Our spring field trip to the Elisabeth C. Miller Garden in Seattle was unforgettable. We spent an hour on a guided tour of this truly remarkable garden. To learn more about the garden, visit millergarden.org.
Normally growing aphids is a bad thing, but in respect to our beneficial insect program, it's a good thing. Here in the Environmental Horticulture Program at LWIT we grow and propagate thousands of plants in our greenhouses. Each year the students put on a huge plant sale that generates money that helps fund the program. This year we had a serious threat from aphids, which began appearing in November and stayed through the spring. Working with Alison Kutz from Sound Horticulture, we began a biological control program, using beneficial insects. We started to bring in good bugs to help us wipe out the bad bugs.
One of the insects that parasitizes aphids is the native wasp Aphidius matricariae. It seeks out aphids and lays an egg inside them, killing the aphid and producing another generation of wasp. Each female lays about 100 eggs, but may attack 200-300 aphids in the process. That's a lot of destruction from one tiny super-wasp. The larvae develop entirely inside of the aphid which turn a light brown and remain on the leaf surface. These aphid shells are referred to as 'mummies'. They aren't just found in greenhouses, I recently discovered an aphid mummy on my Japanese Maple. I was happy that nature was helping me keep my plants healthy.
Buying Aphidius frequently, however, can get expensive, so we decided to raise our own. A true baby wasp nursery in the greenhouse. It's called the banker plant system. We raised a type of aphid that only lives on grasses, so it wouldn't transfer to our greenhouse crops, and this provided a place for Aphidius to maintain and grow their populations. More wasps, less aphids...healthier plants. We had to build an exclusion cage to keep Aphidius out until the aphid populations were strong enough. We sprouted our wheat plants and left them in the exclusion cage for 2-3 weeks and them placed them on benches around the greenhouse. It was fascinating to watch the Aphidius we released near these plants. We could actually see them attacking the aphids, not a good viewing activity for the faint of heart. This is parasitism at its best. As our wheat matured we noticed more and more aphid mummies appearing on the plants. The system appeared to be working! Our aphid numbers did get too high at times and we still had to spray with insecticidal soap. Next year we will start our wheat earlier and get a strong population of Aphidius ready to engage in battle.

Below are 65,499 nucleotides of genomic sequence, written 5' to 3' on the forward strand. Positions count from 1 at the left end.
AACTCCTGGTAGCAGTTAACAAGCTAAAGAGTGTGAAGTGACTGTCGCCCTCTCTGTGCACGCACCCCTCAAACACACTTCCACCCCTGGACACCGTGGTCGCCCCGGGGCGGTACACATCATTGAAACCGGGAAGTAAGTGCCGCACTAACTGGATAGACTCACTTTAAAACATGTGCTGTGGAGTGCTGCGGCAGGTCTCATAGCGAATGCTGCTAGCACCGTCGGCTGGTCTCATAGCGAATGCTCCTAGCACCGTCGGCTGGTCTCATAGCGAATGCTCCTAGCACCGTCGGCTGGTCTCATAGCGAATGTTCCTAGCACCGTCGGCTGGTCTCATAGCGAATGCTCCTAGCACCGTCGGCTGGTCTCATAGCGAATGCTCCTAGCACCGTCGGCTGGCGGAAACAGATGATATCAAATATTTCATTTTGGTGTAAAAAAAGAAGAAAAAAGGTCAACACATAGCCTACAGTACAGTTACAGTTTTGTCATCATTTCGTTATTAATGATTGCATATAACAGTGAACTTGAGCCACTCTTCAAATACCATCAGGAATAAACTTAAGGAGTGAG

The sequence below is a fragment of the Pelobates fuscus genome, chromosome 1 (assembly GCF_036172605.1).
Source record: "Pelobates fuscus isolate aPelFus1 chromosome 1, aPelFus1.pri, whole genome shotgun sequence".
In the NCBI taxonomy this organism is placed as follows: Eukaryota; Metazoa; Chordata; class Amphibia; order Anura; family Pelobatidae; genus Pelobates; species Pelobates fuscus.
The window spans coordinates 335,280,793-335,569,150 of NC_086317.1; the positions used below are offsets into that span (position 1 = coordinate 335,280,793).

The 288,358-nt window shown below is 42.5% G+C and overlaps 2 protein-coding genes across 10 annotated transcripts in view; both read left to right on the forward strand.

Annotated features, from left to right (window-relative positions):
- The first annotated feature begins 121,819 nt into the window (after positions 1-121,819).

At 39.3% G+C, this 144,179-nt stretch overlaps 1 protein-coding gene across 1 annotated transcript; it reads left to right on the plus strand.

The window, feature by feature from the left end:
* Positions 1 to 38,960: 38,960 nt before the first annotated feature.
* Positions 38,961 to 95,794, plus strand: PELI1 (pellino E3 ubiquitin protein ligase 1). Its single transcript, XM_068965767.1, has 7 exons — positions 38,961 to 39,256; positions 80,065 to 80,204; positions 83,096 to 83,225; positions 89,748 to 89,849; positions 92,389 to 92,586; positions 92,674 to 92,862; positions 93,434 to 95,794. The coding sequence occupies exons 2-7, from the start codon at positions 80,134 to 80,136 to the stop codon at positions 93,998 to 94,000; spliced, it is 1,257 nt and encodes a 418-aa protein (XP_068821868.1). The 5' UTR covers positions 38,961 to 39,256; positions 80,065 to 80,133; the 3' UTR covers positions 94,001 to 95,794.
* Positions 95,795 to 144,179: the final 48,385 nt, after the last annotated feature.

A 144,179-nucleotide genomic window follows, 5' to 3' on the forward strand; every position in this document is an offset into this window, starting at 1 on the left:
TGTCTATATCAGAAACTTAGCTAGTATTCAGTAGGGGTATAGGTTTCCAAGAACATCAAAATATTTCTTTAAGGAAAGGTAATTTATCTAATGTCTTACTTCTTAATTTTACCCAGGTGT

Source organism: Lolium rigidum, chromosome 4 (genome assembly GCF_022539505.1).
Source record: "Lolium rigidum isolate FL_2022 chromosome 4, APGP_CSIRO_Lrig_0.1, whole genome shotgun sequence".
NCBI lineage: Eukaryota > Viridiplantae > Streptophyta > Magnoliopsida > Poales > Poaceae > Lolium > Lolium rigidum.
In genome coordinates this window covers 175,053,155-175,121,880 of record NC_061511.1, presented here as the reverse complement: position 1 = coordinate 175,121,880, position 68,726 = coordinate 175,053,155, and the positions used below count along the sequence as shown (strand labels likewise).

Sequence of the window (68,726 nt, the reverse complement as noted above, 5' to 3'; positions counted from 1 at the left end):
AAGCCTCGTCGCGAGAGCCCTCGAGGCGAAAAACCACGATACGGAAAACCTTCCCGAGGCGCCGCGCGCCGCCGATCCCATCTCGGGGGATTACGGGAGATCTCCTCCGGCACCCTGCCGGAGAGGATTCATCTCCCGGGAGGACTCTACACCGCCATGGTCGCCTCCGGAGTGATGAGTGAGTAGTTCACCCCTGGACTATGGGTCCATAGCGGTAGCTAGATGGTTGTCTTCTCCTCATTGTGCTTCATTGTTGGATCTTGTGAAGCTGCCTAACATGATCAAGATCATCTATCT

Written by Elaine Sawyer, May 2014
Last quarter the students took part in helping to increase wildlife habitat in our study arboretum on campus. Some students noticed some curious fungal growths coming from the base of a Douglas Fir. An assessment from a local consulting arborist told us that the tree had laminated root rot. Over time this type of rot will cause the main root system to die and eventually the tree will come down, likely in a wind storm. He recommended we turn the tree into a snag instead of cutting it all the way down.
A snag tree can be naturally occurring where the top breaks off or the tree slowly dies leaving a bare trunk inviting birds, small mammals and other wildlife. In our urban environments leaving dead trees is often frowned upon but we saw it as a huge learning opportunity and a way to bring more life to our arboretum.
The department of fish and wildlife has a great site with more info on the importance of snag trees for the dozens and dozens of species that depend on them. (Check out the link for more information http://wdfw.wa.gov/living/snags/)
We called in a local arborist to turn our Fir into a snag, which should hold up for many more years to come. He started by climbing and sawing off lower limbs leaving branches then worked his way up to the top removing it with a chainsaw. He then did some creative cutting to make the top appear rough, a though it had broken off. This will help initiate decay and create a more natural look.
The greenery was saved to make seasonal wreaths to raise money for student scholarships, the wood got chipped for mulch and the larger rounds will likely become firewood. All in all this was a great way to 'save' a tree and give back to our local community of birds. We have a thriving populations of birds including some huge Pileated Woodpeckers that will be thrilled with the new addition.